Last edited by the author on Jul 30, 2009 12:50:48 AM PDT
Do you really think I'm being serious?
In reply to an earlier post on Aug 4, 2009 7:32:07 AM PDT
Michael Birman says:
Apparently so. The tendrils of the Fox network are long.
Posted on Aug 10, 2009 3:21:57 AM PDT
Mark H. Deaton says:
The best review for this show. You've just single-handedly tipped the scales far enough to convince me to continue my long-standing Joss Whedon love affair and drop the thirty bucks needed to witness his latest creation, despite my hesitation and doubts.
In reply to an earlier post on Aug 10, 2009 9:26:55 AM PDT
Last edited by the author on Aug 10, 2009 9:32:20 AM PDT
Thanks for not taking the review literally. There are clear parallels in the show about the artist-studio relationship which the review makes fun with, and even mrgray acknowledges these in his rant... if he could just get out of the IMDB forum mentality and realise he doesn't have to take sides, as well as assuming ignorance in others.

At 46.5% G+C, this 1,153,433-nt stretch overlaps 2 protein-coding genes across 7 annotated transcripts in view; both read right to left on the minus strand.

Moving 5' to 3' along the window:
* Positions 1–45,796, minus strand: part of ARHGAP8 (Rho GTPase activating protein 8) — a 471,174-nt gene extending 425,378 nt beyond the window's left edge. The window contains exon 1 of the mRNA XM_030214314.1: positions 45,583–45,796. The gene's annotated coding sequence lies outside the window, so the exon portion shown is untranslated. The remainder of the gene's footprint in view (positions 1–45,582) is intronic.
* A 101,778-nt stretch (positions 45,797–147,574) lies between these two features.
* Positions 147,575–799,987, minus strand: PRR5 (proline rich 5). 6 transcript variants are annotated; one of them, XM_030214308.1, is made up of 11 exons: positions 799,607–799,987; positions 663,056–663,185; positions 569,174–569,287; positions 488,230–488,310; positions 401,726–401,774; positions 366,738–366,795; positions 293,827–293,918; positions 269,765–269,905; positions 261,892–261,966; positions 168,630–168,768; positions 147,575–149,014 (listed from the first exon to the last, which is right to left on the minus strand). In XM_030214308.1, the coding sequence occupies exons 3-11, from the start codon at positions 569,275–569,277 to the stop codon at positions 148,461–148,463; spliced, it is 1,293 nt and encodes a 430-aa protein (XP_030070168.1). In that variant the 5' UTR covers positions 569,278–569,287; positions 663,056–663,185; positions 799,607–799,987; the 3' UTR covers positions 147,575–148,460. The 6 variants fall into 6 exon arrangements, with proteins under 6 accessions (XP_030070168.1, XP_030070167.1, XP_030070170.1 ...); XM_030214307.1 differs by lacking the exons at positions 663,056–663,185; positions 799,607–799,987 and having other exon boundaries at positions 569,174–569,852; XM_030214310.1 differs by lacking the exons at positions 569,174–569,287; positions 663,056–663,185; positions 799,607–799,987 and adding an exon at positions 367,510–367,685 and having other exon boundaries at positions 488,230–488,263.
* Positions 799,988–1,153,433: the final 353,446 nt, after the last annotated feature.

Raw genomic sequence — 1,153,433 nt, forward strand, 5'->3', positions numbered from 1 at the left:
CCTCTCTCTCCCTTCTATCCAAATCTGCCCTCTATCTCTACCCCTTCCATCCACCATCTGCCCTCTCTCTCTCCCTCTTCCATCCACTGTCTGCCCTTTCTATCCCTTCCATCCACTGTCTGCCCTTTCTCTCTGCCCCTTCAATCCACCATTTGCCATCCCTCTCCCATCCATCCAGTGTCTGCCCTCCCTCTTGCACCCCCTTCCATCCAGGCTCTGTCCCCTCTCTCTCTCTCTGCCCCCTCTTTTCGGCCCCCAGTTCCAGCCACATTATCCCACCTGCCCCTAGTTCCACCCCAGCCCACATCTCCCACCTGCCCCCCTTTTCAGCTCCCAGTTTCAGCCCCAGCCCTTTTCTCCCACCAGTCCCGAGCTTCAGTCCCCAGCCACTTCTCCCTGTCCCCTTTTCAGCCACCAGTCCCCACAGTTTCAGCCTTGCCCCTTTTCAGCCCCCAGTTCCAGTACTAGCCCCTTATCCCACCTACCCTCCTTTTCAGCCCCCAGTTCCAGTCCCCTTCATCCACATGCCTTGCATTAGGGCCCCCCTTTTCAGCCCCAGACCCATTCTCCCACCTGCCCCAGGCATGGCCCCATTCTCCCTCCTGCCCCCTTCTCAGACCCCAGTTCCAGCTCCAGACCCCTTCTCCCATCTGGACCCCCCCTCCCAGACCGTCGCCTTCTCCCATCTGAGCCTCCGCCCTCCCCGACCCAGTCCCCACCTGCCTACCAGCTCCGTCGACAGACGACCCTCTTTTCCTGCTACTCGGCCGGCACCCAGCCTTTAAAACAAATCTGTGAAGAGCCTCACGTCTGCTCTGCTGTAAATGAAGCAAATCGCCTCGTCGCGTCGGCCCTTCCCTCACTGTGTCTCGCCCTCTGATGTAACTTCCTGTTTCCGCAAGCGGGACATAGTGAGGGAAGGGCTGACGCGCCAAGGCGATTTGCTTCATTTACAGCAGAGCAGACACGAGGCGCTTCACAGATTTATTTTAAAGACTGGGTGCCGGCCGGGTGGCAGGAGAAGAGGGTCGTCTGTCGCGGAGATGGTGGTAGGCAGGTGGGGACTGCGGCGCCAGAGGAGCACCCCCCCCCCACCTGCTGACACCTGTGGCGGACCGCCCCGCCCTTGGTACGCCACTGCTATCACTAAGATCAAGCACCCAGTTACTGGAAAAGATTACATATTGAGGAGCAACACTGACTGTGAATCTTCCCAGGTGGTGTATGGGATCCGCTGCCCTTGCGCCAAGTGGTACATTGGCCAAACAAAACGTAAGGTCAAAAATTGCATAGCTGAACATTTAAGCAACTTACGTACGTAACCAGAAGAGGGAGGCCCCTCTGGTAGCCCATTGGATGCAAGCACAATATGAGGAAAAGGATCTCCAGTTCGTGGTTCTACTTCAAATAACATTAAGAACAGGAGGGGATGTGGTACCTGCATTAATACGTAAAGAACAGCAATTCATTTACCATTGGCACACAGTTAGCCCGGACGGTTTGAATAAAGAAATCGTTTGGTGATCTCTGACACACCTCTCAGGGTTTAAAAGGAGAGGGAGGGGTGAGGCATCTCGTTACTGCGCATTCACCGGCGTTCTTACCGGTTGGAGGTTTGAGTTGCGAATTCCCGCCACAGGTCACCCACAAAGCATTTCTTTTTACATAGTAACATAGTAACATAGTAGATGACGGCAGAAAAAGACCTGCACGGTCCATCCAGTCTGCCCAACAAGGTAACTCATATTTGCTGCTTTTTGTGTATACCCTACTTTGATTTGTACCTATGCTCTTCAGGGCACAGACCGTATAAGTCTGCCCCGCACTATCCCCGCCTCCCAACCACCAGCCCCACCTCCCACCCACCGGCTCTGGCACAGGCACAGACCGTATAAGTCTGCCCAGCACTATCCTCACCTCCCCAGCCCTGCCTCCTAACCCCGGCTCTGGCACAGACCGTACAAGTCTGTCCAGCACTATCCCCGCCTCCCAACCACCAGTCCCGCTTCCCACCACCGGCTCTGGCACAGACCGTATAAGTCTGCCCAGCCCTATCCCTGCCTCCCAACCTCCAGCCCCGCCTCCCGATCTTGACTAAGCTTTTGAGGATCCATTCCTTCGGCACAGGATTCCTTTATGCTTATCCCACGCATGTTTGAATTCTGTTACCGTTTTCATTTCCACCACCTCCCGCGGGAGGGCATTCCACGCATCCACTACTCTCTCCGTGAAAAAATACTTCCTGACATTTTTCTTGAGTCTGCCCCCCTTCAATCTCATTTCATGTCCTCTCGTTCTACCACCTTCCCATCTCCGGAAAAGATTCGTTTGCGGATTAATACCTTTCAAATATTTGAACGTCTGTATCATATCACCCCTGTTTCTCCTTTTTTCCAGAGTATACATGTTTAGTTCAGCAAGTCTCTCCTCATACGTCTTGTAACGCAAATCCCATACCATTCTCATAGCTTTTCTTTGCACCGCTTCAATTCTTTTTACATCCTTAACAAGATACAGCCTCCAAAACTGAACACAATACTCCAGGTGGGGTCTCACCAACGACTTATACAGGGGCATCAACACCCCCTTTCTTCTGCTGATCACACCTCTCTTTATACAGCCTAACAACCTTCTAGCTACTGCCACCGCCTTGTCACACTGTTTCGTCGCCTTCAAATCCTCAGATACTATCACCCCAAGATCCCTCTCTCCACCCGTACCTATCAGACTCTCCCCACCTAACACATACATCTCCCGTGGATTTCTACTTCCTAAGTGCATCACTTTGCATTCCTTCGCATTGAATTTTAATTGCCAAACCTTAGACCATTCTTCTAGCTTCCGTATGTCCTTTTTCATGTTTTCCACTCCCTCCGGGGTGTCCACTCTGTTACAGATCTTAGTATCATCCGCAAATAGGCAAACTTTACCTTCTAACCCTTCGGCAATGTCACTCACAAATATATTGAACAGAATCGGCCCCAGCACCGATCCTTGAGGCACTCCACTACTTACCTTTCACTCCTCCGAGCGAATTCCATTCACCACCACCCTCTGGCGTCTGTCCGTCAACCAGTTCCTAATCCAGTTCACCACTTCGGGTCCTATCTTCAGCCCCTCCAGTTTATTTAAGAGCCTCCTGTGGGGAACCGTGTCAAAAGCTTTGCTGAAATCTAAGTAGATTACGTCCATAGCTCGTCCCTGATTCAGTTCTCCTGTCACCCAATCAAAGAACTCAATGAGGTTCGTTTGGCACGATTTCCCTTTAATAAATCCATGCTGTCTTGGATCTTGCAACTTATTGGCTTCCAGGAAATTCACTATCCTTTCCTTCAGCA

Perhaps I should bore people now and give an extra clarifying review, and concentrate on the doubters... I was one of them, but am a fan of Joss Whedon who in my opinion is the most interesting writer out there at the moment (having said that I really did not like the Angel series, it was a show mostly for girls, a shame that this meant I missed Amy Acker).